DVD review: Tarzan after Johnny Weissmuller

Film still for DVD review: Tarzan after Johnny Weissmuller

Two actors ruled the jungle after Johnny Weissmuller handed in his loincloth. Tim Lucas on the ape men

In March 2009, Warner Home Video responded to conflicting consumer demand and sagging DVD sales in a revolutionary manner. The company launched the Warner Archive Collection, a series of unrestored, no-frills web exclusives available from WBshop.com as $14.95 downloads or as $19.95 DVDs. These are not DVD-R discs as sometimes rumoured; they are NTSC, region-free, ‘play only’ discs in simple yet specific packaging, meant to work in ‘play only’ devices, although (the packaging states) they “may not play back in [certain] recorders and PC drives.” (I haven’t had trouble with either, and should also add that the titles are anamorphically enhanced when appropriate.) Warner Archive doesn’t fulfill individual requests for vault items, but it does issue new titles regularly, with its present inventory encompassing such worthwhile items as Roy Rowland’s poignant Our Vines Have Tender Grapes, Joseph Losey’s anti-conformity parable The Boy with Green Hair, and multi-disc sets devoted to the ‘Our Gang’ comedies.

Of particular interest is a series of 11 individual titles that continue the serial saga of Edgar Rice Burroughs’ Tarzan the Ape Man from the moment ageing Olympic swimmer Johnny Weissmuller hung up his loincloth to become Jungle Jim. Inheriting his mantle (and chimp) for five films was Lex Barker, a naturally impressive physical specimen who went on to 1960s stardom in West Germany, while a further six starred the first bodybuilder Tarzan, Gordon Scott.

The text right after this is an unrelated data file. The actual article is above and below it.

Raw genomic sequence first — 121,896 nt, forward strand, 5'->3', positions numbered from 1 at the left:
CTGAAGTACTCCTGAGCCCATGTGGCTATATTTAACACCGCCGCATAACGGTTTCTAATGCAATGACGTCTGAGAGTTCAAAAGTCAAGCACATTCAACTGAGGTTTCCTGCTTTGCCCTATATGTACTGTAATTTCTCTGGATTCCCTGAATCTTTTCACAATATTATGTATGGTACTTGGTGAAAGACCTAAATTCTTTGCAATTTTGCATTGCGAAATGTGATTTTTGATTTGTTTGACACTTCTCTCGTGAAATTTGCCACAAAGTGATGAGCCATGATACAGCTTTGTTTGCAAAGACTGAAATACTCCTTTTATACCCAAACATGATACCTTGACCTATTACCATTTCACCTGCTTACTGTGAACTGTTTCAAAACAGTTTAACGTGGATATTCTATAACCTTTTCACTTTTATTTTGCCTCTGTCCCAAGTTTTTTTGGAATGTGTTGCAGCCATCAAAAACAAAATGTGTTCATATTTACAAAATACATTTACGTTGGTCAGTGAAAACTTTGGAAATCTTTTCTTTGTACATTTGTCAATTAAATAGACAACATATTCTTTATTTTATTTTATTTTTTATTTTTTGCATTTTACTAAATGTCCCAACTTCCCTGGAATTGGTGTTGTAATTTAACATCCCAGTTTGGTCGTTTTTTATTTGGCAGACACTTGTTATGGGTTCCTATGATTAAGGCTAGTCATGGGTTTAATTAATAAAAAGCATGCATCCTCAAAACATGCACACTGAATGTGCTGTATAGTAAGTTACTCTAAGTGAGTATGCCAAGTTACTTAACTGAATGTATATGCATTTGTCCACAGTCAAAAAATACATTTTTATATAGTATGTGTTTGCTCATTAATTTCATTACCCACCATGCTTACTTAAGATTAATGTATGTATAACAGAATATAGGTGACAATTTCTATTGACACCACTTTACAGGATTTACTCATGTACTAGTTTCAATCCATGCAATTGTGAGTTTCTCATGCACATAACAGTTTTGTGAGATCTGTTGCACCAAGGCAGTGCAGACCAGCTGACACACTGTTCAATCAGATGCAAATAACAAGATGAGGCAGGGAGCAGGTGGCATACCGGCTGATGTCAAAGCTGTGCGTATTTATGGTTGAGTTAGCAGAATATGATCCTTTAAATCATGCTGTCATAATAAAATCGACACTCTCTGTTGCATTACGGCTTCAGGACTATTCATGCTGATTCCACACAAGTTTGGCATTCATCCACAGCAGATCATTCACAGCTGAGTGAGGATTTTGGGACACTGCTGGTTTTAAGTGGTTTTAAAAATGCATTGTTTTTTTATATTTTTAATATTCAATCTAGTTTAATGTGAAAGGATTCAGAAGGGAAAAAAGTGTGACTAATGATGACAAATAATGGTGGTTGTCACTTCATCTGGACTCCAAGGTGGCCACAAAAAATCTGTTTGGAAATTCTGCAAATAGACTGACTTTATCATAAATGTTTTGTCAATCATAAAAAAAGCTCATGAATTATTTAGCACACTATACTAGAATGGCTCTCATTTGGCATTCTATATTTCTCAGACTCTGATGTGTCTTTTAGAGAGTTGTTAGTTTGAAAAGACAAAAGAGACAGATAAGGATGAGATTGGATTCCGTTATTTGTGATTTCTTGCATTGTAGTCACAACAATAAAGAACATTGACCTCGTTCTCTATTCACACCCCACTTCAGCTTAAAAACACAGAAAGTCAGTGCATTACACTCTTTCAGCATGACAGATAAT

At their best, the Weissmuller Tarzan films struck a perfect balance between escapist romance and pulp jungle thrills – something for the ladies and something for the gentlemen. As the series passed from MGM to RKO and producer Sol Lesser, it fell under the ever-tightening strictures of the Hays Office and had to downplay the return-to-Eden fantasy enacted by Tarzan and Jane (Maureen O’Sullivan, followed by Brenda Joyce) in favour of Dorothy Lamour-like exotica and tribal pageantry. Lex Barker’s five Tarzan films are unquestionably troubled – it doesn’t help that he acts opposite a different Jane in each one – but that’s not to say they aren’t fun, and sometimes more. The first intelligent screen Tarzan, Barker was the actor closest to the image purveyed by artists Burne Hogarth and Hal Foster; visually, four of his five films benefit from the cinematography of Karl Struss (Mamoulian’s Dr. Jekyll and Mr. Hyde, DeMille’s The Sign of the Cross); and they are directed by solid B-craftsmen such as Byron Haskin and Cy Endfield, working from scripts by the likes of Curt Siodmak (I Walked with a Zombie) and Cyril Hume, whose mostly unsung but impressive CV includes Tarzan the Ape Man, Weissmuller pinnacle Tarzan Escapes and Forbidden Planet.